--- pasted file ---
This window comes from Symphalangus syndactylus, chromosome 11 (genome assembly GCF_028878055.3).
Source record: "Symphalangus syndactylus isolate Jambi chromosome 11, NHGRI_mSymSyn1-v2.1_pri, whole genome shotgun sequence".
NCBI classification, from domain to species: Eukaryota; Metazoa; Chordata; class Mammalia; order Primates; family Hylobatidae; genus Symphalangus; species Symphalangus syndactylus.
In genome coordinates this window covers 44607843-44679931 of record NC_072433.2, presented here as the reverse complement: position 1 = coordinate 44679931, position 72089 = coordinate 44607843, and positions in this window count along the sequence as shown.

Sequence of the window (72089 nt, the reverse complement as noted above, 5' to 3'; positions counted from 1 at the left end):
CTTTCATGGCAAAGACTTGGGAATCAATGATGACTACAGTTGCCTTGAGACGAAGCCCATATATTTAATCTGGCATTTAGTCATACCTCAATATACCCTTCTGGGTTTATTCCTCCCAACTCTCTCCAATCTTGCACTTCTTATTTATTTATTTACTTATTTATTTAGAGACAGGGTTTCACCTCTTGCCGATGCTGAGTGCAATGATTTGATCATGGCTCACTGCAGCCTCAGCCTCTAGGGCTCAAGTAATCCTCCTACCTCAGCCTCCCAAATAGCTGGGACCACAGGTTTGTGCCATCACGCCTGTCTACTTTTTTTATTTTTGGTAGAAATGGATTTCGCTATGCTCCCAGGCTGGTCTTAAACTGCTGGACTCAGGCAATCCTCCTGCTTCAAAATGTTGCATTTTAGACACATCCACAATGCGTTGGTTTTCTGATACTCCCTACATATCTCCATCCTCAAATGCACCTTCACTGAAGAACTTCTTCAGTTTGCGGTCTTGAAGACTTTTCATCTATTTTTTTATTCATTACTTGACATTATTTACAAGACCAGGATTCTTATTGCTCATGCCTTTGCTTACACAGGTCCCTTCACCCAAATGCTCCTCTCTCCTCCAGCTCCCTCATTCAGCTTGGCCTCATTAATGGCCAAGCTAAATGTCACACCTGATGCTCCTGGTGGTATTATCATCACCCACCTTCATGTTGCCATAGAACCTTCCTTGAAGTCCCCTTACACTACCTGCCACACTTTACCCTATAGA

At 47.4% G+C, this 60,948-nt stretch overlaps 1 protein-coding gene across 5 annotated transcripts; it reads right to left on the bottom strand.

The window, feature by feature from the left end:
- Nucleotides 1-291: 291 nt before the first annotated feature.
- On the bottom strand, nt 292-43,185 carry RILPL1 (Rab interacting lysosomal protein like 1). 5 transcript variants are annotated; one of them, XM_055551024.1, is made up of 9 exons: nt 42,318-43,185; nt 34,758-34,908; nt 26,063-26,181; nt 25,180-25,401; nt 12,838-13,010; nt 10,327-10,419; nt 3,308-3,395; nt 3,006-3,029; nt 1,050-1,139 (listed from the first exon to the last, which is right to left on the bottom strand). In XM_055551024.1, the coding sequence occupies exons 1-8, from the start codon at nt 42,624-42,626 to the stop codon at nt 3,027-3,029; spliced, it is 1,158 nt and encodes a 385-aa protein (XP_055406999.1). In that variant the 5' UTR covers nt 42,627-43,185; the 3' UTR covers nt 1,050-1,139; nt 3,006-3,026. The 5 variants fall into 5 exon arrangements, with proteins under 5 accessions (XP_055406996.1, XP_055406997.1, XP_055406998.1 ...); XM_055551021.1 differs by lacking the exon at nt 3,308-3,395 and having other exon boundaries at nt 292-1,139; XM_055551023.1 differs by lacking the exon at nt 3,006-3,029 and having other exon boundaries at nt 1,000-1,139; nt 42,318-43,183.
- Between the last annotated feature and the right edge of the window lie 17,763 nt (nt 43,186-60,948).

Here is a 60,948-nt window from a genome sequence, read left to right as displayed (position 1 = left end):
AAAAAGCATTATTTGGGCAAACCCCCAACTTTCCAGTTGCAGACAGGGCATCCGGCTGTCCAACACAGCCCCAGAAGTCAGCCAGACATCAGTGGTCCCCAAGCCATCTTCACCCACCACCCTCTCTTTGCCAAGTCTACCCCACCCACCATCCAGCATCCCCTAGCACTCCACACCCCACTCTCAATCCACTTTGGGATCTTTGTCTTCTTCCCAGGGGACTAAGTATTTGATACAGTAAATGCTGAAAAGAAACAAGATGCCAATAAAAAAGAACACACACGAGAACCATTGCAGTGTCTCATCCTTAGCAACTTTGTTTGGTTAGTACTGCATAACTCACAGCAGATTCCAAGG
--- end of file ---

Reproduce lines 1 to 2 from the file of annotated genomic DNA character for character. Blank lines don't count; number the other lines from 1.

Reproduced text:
This window comes from Symphalangus syndactylus, chromosome 11 (genome assembly GCF_028878055.3).
Source record: "Symphalangus syndactylus isolate Jambi chromosome 11, NHGRI_mSymSyn1-v2.1_pri, whole genome shotgun sequence".